The Kentucky legislative session ended Thursday with pro-abortion lawmakers failing to pass any bills to legalize the killing of unborn babies in abortions again.
Pro-life Republicans, who control the state legislature, refused to even consider bills by Democrats and one Republican to get rid of the ban on elective abortions or add exceptions that would have allowed unborn babies to be aborted in certain circumstances for non-medical reasons, according to the Associated Press.
As a result, thousands of unborn babies’ lives are being protected by the state law every year. Approximately 4,000 unborn babies were aborted annually in Kentucky under Roe v. Wade.
After the U.S. Supreme Court overturned Roe in June, Kentucky and more than a dozen other states began enforcing laws that protect unborn babies by banning or strictly limiting elective abortions. Many are facing legal challenges by pro-abortion groups, but, in Kentucky, the state Supreme Court refused to block the law.
This spring, pro-abortion lawmakers tried to pass bills to allow elective abortions again, but none made it past the committee level, quashing abortion activists’ hopes. according to the AP.
One Democrat, state Rep. Lindsey Burke, said she had hoped her bill to allow legalized abortions again would pass after voters rejected a pro-life state constitutional amendment in November.
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“Kentucky voters spoke loud and clear last November,” Burke told the news outlet. “If passing my bill was not possible, then I definitely think more should have been done to carve out at least some exemptions.”
Although voters did reject the amendment, which would have made it clear there is no right to abort an unborn baby in the Kentucky Constitution, they also elected a strong majority of pro-life lawmakers to the legislature.
Prior to the election, pro-abortion groups spent huge amounts of money trying to convince voters to reject the amendment, a lot of it coming from out-of-state abortion activists to fund misleading campaign ads that deceived voters.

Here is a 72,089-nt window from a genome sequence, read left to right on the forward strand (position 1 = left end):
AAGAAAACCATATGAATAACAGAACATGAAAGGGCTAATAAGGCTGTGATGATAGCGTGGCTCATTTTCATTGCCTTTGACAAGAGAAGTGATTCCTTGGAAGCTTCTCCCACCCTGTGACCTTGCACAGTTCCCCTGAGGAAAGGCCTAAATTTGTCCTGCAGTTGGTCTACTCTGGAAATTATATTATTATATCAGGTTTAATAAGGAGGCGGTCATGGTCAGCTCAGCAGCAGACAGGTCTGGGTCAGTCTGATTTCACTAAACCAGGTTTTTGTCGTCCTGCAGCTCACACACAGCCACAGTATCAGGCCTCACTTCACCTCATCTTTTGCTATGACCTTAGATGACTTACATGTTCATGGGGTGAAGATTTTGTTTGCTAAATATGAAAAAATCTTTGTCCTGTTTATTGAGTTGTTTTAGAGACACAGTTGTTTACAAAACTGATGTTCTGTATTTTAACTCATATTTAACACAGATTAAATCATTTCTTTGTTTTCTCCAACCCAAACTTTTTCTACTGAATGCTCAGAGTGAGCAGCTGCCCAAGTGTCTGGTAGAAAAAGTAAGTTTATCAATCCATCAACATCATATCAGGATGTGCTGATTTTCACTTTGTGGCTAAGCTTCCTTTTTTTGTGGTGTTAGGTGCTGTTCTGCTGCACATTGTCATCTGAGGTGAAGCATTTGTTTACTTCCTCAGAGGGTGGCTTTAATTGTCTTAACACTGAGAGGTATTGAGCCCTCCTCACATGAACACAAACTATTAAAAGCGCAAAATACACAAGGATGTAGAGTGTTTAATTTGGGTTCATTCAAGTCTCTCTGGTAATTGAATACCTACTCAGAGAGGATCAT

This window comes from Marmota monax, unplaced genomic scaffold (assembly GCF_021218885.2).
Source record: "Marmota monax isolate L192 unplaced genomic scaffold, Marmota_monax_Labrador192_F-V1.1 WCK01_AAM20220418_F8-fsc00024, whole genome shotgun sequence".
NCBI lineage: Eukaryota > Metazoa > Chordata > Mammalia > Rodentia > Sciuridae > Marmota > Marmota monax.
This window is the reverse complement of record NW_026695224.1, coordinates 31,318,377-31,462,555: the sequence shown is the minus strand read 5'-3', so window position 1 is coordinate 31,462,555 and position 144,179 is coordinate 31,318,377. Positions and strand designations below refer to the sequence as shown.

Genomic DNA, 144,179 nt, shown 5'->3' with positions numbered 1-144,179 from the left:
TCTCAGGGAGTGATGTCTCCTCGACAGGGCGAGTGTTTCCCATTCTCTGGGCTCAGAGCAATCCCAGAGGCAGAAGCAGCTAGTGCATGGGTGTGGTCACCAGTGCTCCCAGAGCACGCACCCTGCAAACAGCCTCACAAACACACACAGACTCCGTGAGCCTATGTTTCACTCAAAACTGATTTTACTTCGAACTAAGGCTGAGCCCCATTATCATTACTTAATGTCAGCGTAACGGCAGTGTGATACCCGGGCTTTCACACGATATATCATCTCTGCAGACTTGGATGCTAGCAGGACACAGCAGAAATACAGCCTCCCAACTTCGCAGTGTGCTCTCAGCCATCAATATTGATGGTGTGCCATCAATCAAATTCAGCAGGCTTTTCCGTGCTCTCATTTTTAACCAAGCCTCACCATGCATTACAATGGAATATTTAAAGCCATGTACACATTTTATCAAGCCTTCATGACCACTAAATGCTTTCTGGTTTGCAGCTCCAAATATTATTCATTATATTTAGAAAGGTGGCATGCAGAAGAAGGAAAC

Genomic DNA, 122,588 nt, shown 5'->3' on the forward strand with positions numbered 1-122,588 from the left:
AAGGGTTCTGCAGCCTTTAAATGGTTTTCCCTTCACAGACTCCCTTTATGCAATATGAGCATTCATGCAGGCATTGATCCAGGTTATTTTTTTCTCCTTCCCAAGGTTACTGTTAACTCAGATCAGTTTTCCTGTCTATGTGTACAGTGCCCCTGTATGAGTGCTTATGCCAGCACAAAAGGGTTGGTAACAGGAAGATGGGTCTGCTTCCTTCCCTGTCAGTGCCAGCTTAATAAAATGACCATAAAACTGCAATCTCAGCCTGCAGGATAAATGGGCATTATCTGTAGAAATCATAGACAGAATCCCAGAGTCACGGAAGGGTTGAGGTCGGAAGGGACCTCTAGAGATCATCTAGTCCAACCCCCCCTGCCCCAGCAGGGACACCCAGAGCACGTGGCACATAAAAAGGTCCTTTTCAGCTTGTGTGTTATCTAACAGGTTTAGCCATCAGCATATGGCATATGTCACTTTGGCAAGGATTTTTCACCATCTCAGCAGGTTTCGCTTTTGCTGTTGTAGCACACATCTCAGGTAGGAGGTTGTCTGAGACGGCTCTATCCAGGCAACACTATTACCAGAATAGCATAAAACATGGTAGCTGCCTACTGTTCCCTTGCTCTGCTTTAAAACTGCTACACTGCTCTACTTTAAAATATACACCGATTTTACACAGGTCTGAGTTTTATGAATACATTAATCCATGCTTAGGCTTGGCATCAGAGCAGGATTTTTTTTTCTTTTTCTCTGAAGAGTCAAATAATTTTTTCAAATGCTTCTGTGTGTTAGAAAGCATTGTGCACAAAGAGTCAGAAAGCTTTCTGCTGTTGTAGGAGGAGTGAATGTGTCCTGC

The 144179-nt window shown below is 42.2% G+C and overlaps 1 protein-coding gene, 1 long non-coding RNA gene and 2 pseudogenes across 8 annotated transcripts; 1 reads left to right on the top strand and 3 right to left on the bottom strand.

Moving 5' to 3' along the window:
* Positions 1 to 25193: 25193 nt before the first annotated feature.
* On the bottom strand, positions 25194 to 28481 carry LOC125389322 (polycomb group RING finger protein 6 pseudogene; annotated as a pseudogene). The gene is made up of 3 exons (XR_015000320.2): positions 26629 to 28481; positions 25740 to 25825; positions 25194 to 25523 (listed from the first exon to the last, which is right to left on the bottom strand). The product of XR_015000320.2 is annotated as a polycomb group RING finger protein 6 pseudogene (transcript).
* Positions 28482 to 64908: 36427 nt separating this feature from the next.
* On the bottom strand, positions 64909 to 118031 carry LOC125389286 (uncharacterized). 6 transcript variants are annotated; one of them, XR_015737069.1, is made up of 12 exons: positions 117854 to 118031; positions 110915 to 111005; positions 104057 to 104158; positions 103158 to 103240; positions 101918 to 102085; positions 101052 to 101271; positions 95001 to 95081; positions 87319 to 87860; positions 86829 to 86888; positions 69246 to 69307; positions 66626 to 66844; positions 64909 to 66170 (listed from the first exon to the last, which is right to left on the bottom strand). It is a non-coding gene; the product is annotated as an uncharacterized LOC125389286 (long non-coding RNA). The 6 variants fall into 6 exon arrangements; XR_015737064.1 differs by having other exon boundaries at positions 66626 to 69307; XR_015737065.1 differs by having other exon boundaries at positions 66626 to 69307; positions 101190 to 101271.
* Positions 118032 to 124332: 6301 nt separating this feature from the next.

State Senate Majority Floor Leader Damon Thayer, who is pro-life, told the AP that he believes the amendment failed, not because Kentuckians aren’t pro-life, but because abortion activists “scared” them with false information.
“I saw it more as the opposing campaign ran a better campaign that scared people into voting ‘no,’” Thayer said.
Currently, 14 states are enforcing pro-life laws that ban or strictly limit abortions, and more are fighting in court to do the same.
All pro-life laws allow abortions when the mother’s life is at risk and, in some states, cases of rape and incest. These make up a very small percent of all abortions in the U.S. Research from the Charlotte Lozier Institute found about 96 percent of abortions are for purely elective reasons.
In June, the Supreme Court overturned Roe in a historic victory for life and returned the power to legislate abortion to the people. Because of Dobbs v. Jackson, states may protect unborn babies from abortion for the first time in nearly 50 years.
Two recent polls show growing public support for legal protections for unborn babies. A Marist College poll found 69 percent of Americans support limiting or banning abortions, up from 62 percent in June. Another new poll from UMass Amherst found a 5-percent drop in those who say Congress should pass a law to make abortions legal nation-wide and a 6-percent increase in support for a national abortion ban, WCVB News reports.